You can read the rest of my story here.

* Here is Vandana Shiva’s response to The Nature article. I’m not persuaded.

When changing a lightbulb isn’t enough…

 

What have you done lately about climate change?

In the last two weeks, about 700 Americans – with more to come – have been arrested in front of the White House, calling on President Obama to block the construction of the $7 billion, 1700-mile Keystone pipeline project that will bring Canadian tar sands oil to largest refineries in the United States.

They include Bill McKibben, the writer, activist and founder of 350.org, who led the protests; James Hansen, NASA’s leading climate scientist; Gus Speth, who lead the Council on Environmental Quality under President Carter and went on to become dean of the Yale School of Forestry; Greenpeace executive director Phil Radford; actresses Daryl Hannah and Margot Kidder; and my friend and rabbi, Fred Scherlinder Dobb of Adat Shalom Reconstructionist Congregration in Bethesda.

Standing behind them are the nation’s leading environmental groups–Greenpeace, the Sierra Club, the Natural Resources Defense Council, the Environmental Defense Funds, Friends of the Earth, the National Wildlife Federation and others. In a letter to Obama, they described the Keystone pipeline ruling as “perhaps the biggest climate test you face between now and the election.”

“There is not an inch of daylight between our policy position on the Keystone XL pipeline, and those of the very civil protesters being arrested daily outside the White House,” the groups said.

There are strong arguments for and against the pipeline, which we’ll get to in a moment, but first, a few words about McKibben and  the protestors. I went to the White House to talk with them because I share their belief that climate change is not just another issue, but the defining issue of our time. To be sure, it’s not an issue that mobilizes people, at least not yet, for a number of reasons: You can’t see carbon dioxide pollution, climate science is complex (but clear in its basics), global warming is a slow moving threat and the troubled U.S. economy has crowded virtually every other concern off stage since the summer of 2008. [click to continue...]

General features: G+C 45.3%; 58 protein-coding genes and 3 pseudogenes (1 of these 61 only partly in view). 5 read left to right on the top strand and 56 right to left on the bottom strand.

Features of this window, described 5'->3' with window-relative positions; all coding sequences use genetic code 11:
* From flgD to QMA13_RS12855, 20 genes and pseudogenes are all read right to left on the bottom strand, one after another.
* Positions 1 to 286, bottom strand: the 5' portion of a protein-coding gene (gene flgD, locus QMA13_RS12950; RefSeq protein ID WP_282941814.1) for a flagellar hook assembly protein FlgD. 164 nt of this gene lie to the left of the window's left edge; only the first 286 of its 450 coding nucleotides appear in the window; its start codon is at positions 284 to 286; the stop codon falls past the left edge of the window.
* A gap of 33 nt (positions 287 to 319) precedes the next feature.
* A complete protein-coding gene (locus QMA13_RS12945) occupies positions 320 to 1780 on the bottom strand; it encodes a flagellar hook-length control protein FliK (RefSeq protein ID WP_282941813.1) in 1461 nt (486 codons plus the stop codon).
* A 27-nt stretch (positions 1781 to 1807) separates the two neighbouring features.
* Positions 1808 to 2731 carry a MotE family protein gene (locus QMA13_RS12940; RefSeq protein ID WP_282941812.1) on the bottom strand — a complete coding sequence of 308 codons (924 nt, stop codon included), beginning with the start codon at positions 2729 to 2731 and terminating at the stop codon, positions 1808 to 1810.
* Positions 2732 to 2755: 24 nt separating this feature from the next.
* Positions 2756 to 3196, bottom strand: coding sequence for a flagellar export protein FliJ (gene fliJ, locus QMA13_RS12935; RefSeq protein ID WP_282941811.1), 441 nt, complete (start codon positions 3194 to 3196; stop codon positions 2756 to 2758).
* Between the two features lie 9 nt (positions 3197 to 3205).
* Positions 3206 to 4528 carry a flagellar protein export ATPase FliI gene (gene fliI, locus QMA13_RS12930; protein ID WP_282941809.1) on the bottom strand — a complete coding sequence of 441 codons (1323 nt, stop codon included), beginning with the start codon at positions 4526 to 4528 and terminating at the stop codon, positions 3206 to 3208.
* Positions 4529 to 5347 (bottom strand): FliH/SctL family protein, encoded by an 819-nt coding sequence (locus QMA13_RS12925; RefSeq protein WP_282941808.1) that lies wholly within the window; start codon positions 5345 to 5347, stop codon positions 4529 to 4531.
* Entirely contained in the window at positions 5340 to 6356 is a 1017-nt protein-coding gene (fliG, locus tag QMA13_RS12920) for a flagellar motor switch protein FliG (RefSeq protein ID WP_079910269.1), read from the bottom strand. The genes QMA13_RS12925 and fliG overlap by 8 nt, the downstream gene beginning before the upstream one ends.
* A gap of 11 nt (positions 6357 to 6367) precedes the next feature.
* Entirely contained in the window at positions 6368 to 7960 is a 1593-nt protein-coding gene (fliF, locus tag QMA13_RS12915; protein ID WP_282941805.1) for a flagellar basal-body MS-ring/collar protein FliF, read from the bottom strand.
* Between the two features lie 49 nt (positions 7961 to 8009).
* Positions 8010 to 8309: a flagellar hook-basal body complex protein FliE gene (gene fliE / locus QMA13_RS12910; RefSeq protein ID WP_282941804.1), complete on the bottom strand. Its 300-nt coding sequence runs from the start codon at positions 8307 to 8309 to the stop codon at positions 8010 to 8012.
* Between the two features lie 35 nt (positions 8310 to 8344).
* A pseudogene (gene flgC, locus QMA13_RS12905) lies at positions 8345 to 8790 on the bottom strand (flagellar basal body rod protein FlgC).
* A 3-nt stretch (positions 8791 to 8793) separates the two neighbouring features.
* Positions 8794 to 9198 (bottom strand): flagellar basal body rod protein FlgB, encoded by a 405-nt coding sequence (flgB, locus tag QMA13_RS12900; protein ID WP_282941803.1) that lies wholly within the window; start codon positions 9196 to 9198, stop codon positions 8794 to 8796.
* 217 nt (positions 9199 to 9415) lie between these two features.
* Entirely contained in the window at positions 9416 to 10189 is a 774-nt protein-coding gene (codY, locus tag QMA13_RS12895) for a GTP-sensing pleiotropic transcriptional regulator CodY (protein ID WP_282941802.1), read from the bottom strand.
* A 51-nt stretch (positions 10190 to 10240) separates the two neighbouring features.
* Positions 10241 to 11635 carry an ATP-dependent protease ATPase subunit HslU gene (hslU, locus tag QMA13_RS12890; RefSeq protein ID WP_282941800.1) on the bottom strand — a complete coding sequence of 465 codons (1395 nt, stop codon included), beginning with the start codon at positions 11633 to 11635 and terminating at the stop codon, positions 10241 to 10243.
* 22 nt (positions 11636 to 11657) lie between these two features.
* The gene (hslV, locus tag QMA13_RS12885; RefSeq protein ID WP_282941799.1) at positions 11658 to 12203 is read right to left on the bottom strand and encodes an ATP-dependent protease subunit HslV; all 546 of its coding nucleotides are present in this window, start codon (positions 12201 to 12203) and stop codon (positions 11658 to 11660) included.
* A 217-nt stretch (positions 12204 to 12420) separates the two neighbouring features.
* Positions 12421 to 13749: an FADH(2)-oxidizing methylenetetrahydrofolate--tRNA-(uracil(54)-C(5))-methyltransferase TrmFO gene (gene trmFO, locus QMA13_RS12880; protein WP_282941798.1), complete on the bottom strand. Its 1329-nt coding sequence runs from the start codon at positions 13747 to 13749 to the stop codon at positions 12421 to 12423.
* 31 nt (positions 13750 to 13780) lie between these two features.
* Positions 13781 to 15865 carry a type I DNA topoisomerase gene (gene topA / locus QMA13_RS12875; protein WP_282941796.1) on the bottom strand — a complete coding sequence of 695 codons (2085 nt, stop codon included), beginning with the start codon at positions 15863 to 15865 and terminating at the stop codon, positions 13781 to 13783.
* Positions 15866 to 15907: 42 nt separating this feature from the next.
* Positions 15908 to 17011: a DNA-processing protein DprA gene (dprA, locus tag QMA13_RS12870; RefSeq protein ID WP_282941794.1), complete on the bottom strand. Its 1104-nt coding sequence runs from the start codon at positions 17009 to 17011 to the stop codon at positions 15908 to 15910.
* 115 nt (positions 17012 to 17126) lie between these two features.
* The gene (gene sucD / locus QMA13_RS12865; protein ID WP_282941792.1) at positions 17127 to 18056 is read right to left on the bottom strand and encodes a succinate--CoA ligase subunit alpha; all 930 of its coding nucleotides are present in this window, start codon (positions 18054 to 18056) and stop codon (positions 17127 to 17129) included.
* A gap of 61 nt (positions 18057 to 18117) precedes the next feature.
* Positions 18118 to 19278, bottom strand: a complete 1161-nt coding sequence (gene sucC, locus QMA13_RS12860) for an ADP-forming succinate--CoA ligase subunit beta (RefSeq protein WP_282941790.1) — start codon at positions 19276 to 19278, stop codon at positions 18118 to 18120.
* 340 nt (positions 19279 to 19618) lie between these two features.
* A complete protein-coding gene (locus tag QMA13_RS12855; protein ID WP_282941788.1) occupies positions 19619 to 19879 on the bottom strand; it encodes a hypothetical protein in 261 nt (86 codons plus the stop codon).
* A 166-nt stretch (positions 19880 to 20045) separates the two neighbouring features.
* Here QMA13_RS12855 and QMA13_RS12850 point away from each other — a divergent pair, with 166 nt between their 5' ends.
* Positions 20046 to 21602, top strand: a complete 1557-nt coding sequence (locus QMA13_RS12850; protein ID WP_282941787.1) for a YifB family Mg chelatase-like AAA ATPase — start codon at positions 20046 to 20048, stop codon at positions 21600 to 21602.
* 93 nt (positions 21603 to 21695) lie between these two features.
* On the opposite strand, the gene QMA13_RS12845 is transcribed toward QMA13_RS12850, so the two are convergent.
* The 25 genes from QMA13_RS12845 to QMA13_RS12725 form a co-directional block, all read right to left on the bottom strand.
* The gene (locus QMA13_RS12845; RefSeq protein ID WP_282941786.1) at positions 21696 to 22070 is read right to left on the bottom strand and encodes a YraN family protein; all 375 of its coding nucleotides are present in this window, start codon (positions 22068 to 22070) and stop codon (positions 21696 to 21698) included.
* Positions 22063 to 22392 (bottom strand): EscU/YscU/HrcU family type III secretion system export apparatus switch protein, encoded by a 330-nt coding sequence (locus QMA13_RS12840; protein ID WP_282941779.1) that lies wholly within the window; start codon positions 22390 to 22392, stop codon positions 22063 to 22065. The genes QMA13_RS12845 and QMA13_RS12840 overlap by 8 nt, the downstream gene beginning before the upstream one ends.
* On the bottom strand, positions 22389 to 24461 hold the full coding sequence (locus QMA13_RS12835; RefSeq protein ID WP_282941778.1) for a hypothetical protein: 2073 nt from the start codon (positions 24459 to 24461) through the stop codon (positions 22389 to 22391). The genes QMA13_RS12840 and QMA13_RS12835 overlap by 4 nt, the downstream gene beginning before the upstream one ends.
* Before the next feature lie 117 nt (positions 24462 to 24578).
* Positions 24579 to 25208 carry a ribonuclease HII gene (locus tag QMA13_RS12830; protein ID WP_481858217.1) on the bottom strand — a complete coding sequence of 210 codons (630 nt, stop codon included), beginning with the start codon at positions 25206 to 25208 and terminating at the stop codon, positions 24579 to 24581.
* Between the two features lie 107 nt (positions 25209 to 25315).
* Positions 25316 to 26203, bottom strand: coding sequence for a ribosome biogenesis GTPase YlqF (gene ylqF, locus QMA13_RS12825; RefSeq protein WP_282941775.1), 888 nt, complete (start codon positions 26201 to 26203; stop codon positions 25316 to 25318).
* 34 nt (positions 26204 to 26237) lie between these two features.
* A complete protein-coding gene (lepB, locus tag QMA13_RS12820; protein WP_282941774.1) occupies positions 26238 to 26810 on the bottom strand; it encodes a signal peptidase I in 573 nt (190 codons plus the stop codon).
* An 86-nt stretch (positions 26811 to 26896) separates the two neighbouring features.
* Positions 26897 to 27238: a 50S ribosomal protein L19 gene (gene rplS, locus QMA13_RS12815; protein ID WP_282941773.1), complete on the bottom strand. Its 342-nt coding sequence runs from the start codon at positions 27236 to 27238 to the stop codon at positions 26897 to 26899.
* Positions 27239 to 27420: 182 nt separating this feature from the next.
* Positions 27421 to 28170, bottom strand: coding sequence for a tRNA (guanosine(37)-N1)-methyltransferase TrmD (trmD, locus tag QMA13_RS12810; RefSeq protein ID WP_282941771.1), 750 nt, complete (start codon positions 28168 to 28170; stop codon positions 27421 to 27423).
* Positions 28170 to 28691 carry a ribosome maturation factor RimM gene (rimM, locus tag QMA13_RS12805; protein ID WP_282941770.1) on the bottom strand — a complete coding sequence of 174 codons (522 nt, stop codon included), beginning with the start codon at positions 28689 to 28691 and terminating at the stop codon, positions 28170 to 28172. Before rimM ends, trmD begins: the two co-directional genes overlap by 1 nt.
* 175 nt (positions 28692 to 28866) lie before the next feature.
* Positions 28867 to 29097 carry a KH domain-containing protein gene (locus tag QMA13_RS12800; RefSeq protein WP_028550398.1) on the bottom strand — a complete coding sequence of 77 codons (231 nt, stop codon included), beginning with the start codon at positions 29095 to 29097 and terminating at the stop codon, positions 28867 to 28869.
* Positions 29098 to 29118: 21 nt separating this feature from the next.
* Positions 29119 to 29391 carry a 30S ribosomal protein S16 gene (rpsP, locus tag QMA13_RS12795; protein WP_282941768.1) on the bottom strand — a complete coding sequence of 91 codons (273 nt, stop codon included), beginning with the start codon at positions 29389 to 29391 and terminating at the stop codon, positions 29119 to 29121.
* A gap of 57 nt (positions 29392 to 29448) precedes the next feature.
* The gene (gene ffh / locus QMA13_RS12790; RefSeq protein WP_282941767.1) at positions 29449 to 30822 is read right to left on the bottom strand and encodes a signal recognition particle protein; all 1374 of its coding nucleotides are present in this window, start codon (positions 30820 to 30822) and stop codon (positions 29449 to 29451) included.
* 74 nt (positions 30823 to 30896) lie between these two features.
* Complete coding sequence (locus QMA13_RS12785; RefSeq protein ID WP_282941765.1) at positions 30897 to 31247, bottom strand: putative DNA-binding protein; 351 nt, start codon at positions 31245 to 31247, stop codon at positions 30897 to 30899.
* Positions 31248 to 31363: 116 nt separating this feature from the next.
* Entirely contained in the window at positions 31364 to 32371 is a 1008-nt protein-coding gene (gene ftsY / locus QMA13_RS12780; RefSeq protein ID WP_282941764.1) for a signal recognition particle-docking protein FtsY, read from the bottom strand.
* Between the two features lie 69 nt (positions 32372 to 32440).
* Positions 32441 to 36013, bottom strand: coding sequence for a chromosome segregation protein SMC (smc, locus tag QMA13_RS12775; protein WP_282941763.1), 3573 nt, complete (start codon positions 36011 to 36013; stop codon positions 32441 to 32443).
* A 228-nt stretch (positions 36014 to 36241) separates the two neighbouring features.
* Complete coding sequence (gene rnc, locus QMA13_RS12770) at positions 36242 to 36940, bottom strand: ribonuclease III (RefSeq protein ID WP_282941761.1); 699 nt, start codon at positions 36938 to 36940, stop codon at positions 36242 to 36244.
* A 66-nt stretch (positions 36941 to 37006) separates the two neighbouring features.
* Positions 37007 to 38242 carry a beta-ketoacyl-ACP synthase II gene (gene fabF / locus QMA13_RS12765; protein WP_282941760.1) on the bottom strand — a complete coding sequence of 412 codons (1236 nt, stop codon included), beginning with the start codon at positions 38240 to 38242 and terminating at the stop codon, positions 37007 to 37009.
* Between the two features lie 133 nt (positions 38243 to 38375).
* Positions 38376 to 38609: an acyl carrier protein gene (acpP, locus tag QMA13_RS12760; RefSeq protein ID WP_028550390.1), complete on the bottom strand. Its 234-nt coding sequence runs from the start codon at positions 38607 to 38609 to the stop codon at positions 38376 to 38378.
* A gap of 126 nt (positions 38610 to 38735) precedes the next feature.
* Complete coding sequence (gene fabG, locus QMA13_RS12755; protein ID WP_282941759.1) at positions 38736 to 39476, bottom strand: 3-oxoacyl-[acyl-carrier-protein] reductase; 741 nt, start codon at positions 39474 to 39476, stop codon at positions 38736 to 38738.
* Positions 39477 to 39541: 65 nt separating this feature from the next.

Ancient wisdom on sustainability

Today’s guest post comes from Rabbi Fred Scherlinder Dobb of Adat Shalom Reconstructionist Congregation in Bethesda, Md.

Fred is my rabbi, and he’s a great guy; he was “green” before green was cool. In 19990, during his  junior year at Brandeis, Fred set off on a 3,300-mile walk from Los Angeles to New York as part of a project called the Global Walk for a Livable World. Today, he serves on the national boards of the Coalition on the Environment and Jewish Life (COEJL) and as Chair of Greater Washington Interfaith Power & Light. Fred believes, as I do, that clergy of all faiths can and should play a greater role when it comes to teaching people about the environment, and the impact of their consumption.

This is a letter that Fred wrote last spring in the Adat Shalom newsletter under the headline “You Can’t Take It With You”:

Recently, while wrapping up the Book of Leviticus, we read Parashat Behar. This Torah portion is basically one chapter, Lev. 25 — and it’s at the very top of my list of favorite biblical passages. Behar outlines the every-seven-year Sabbatical (Shmita) during which the fields lie fallow, and the every-fiftieth-year Jubilee (Yovel) when debts are forgiven, slaves are freed, and land is returned to its original owner. It’s the Jewish source for the notion that “you can’t take it with you”.

Leaving aside the scholarly debate over how thoroughly these teachings were practiced and enforced during Temple times, as a values statement there are many vital messages for us today in this teaching, from the political to the personal. Four short examples: [click to continue...]